Increasing Aluminum Weld Strength and Quality

Aluminum is popular in many fabrication applications, but welding the material presents challenges of cracking, porosity and burn-through on thinner sections. Here are some critical insights on how to combat these potential problems. 

Known for its exceptional corrosion resistance, aluminum continues to be a popular choice for general fabrication applications and for jobs in niche markets, such as trailer manufacturing and aerospace. Its high strength-to-weight ratio adds to the advantages of using the material, but it doesn’t come without challenges to weld the material: cracking, porosity and burn-through (on thinner sections) can all occur. Cleanliness and appropriate weld strength are critical to combatting potential problems.

Before welding aluminum such as the commonly used 6xxx series, always clean the base material thoroughly. Recommended cleaning practices are two-fold.

First, remove any paint, oil, grease, dirt or moisture from the surface using a clean, soft cloth and a degreaser or solvent designated for the purpose. This step minimizes the risk of hydrocarbons and other contaminants entering the weld pool and affecting weld quality, and can reduce the opportunity for porosity. Be sure the brand of solvent you select does not leave a film on the base material. Next, clean the material with a stainless steel wire brush dedicated for use only on aluminum. Doing so removes the oxide layer that naturally forms on the surface of aluminum when it is exposed to the atmosphere and it helps minimizes the risk of burn-through. The heat necessary to melt the oxide layer is greater than that for welding the aluminum underneath; once the heat of the arc penetrates the oxide layer it will be too hot for the rest of the material. Only remove the oxide layer right before welding, since it will build up again relatively quickly.

A strong aluminum weld helps prevent failures that can lead to costly downtime and repairs, particularly when welding 6xxx series aluminum fillet welds where the greatest possible point of failure is the weld itself. Traditionally, many welding operators have relied on American Welding Society (AWS) 4043 filler metals – either MIG wire or TIG cut-lengths – to get the job done because of their ease-of-use, along with the aesthetically-pleasing weld bead they create compared to 5356 products. However, now there are newer filler metal options to gain weld strength on 6xxx series aluminum, specifically 4943 MIG wire and TIG cut-lengths.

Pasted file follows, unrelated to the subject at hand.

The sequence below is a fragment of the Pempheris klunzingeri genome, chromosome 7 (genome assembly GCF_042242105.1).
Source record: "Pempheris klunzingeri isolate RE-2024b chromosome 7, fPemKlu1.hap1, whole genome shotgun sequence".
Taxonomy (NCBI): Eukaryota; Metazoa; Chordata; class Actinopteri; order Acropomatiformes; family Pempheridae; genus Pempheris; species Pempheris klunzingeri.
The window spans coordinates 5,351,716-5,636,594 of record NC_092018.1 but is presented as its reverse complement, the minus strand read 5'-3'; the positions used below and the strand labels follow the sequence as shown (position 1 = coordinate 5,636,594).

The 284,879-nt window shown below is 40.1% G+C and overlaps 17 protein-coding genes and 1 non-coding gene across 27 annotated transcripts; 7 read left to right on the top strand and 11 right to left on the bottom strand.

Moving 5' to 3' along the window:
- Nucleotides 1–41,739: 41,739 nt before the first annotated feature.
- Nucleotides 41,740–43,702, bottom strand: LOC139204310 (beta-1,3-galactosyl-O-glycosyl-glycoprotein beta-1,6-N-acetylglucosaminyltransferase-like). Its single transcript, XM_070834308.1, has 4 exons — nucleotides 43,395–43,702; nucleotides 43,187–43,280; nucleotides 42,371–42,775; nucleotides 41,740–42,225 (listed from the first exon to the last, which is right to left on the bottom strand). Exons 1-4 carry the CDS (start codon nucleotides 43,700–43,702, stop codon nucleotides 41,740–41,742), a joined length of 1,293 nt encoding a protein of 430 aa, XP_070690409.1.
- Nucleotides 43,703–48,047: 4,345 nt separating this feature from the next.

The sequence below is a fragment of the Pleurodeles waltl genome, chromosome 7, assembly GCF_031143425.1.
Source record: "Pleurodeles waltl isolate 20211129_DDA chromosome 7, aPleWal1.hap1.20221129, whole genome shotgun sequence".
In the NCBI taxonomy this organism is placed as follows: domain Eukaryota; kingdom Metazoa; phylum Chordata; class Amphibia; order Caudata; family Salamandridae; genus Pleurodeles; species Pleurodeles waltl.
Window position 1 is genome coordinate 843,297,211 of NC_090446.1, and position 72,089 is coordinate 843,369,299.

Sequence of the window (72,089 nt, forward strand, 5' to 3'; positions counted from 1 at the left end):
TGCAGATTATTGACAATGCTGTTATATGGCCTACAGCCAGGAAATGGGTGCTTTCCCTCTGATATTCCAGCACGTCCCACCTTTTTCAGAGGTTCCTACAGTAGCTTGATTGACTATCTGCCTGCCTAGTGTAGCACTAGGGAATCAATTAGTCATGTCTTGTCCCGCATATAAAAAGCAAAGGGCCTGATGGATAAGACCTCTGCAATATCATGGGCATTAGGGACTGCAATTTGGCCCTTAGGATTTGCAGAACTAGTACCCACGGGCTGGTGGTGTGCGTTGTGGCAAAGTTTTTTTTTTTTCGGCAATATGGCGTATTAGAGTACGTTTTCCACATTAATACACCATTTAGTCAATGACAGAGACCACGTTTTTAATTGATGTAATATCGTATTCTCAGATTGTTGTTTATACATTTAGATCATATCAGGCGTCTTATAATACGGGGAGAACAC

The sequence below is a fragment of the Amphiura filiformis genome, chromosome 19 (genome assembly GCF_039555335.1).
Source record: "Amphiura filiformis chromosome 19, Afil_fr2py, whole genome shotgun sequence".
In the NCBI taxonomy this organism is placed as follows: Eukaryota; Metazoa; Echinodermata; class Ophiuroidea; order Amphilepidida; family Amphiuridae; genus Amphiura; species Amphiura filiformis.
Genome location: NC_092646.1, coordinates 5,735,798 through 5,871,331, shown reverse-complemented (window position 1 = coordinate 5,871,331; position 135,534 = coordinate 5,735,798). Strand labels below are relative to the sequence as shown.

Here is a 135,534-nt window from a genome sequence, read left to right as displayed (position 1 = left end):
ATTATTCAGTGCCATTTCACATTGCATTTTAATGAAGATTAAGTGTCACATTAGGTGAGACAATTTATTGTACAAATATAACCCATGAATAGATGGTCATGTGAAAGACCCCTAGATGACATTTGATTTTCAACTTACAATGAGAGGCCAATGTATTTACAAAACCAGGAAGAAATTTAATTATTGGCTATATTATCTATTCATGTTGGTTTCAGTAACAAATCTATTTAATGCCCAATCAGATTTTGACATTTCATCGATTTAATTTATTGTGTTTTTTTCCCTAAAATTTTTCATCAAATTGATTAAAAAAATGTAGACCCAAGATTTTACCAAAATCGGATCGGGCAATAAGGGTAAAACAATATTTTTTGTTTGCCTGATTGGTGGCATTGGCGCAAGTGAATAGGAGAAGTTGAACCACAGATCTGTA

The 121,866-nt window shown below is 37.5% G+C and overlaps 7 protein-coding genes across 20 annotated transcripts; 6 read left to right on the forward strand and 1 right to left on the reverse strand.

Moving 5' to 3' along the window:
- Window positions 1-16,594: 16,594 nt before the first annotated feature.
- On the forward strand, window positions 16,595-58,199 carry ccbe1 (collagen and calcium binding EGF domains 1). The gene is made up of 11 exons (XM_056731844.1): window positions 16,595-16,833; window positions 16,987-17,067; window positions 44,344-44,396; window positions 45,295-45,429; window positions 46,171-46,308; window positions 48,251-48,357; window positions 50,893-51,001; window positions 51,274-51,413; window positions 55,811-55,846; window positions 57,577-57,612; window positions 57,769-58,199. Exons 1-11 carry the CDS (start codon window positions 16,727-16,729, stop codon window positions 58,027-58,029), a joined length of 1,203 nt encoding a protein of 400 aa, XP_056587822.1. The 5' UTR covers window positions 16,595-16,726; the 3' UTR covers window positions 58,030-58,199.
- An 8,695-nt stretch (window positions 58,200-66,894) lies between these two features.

When welding aluminum, the process of dilution (where elements in the base material combine with those in the filler metal) provides the aluminum weld with its final chemical composition and mechanical properties, including greater strength. In the case of 4043 filler metal, the only strength additive it possesses is silicon, which combines with magnesium in the 6xxx series base material to create magnesium-silicide (Mg2Si) to strengthen the weld. However, there can be fluctuations in the amount of dilution and therefore, the resulting weld strength. Typically, it is difficult to increase dilution from the base material – and consequently, strength – in a fillet weld using 4043 filler metal without increasing the welding current. That, in turn, increases heat and the chances of burning through the joint. Success relies on the skill of the welding operator.

4943 filler metals offer approximately 20 percent higher tensile strength compared to 4043 products and do not rely on dilution of the base material or increased operator skill to create a sound weld. It is sometimes possible to create smaller welds and gain the right weld strength in a single pass using 4943 filler metals. By eliminating the additional weld passes required with 4043 products, it is possible to increase productivity and also minimize costs for the filler metal itself; there is less filler metal and labor needed to create a quality weld. Smaller aluminum welds can also reduce the risk of distortion by lessening heat input into the weld joint.

When selecting any filler metal, there is no one-size-fits-all solution. For the right application, 4943 products can offer many advantages. Consult with a trusted filler metal manufacturer or welding distributor for support and to determine if this classification of filler metal is the best choice. And remember, no matter what filler metal is used for welding aluminum, always follow best practices for cleaning, along with the recommended weld procedures to prevent quality issues that could generate unnecessary downtime and cost.

Tim Hensley

Tim Hensley is a product manager at Hobart Brothers Company, 101 Trade Square East, Troy, OH 45373, 800-424-1543,,